Why We Blog

Blogging actually matters.  It was blogger Melissa McEwan of Shakesville who got me into blogging, got me thinking about the issues of feminsim, sizeism, fat acceptance, got me to stop using ablist language, and taught me about the concept of privilege.

Rosie says it best, though.

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Daily Activism-Products to Boycott

Our generation, our era is known for it’s internet activism or “slactivism.”  We  prefer to call it easy activism.  We sign Change.org petitions, arrange groups on Facebook, and write emails to editors and politicians.  For those of you who are interested, I have Change.org petitions linked at the bottom of my Make a Change page.

One popular way to show a complaint with a company is boycotting their products.  Hit the companies in their profits, not the blogosphere.  It’s easy for us to write, but companies respond more to sales than to reviews.  Remember the fiasco with Bic For Her pens?   Despite the creative reviews by anonymous bloggers and Ellen Degeneris, Bic actually turned a profit, and they didn’t change their marketing strategy.

It wasn’t enough for us to write sarcastic reviews about how this plastic ink thing didn’t work as a tampon.  We need not to buy the products in the first place.  So here are other products to avoid.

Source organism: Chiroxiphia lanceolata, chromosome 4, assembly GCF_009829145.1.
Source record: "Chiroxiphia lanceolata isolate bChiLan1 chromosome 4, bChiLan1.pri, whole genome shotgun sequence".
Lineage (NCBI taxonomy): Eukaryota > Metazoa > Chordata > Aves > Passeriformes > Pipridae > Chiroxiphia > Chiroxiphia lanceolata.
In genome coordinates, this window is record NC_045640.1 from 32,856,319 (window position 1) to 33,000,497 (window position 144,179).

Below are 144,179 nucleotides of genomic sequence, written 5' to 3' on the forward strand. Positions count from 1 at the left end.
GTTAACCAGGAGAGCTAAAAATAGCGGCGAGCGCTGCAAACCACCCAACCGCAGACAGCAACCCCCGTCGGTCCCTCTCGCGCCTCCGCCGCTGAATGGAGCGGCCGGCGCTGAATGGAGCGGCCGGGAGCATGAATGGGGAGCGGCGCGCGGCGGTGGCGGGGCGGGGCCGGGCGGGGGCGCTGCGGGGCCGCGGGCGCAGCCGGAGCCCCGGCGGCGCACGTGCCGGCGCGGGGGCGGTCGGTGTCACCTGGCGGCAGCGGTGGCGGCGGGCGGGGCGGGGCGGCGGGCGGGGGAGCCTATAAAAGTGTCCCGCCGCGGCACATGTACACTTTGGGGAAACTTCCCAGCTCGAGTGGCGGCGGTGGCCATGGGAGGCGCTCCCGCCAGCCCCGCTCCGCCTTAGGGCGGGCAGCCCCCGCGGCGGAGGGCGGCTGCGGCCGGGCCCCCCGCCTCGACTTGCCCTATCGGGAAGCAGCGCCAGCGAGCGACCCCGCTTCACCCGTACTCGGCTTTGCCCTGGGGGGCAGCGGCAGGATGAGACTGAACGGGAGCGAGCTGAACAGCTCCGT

Anything else to avoid?  Let us know in the comments!

How to Handle a Rape Joke

Unless you’ve been hiding under a rock, you’ve been aware that there has been controversy over rape jokes.  Which ones are funny, which ones aren’t.  The question of what makes a good rape joke has been debated ad naseum this summer, in light of the Daniel Tosh routine.  The feminist conclusion seems to be that jokes that use rape as a punchline aren’t funny, while jokes that make fun of rapists or rape culture are.

Unfortunately, given the number of staunch defenders of rape jokes, we can still expect to hear jokes that use rape as a punchline.  So here is some advice from Divorce Divorce on handling rape jokes.  I was especially surprised to hear that Divorce Divorce’s author is a 33 year old man.  He is Daniel Tosh’s target demographic, but he is writing with advice on how to handle a rape joke.  Allies come in all shapes and forms.

I think the best response to a rape joke is this:

I don’t get it.

Persist until they explain, explanations always being the death of any joke, funny or otherwise. Persist until they reach the point where they have to say “she got/gets raped”.

And nod, slowly, looking a little confused.

This method works for all methods of offensive jokes.  Avoiding confrontation may change minds in a way that direct activism might not.

Any other advice on how to handle offensive jokes?  Leave suggestions in the comments.

Motivational Mondays-Reverse Psychology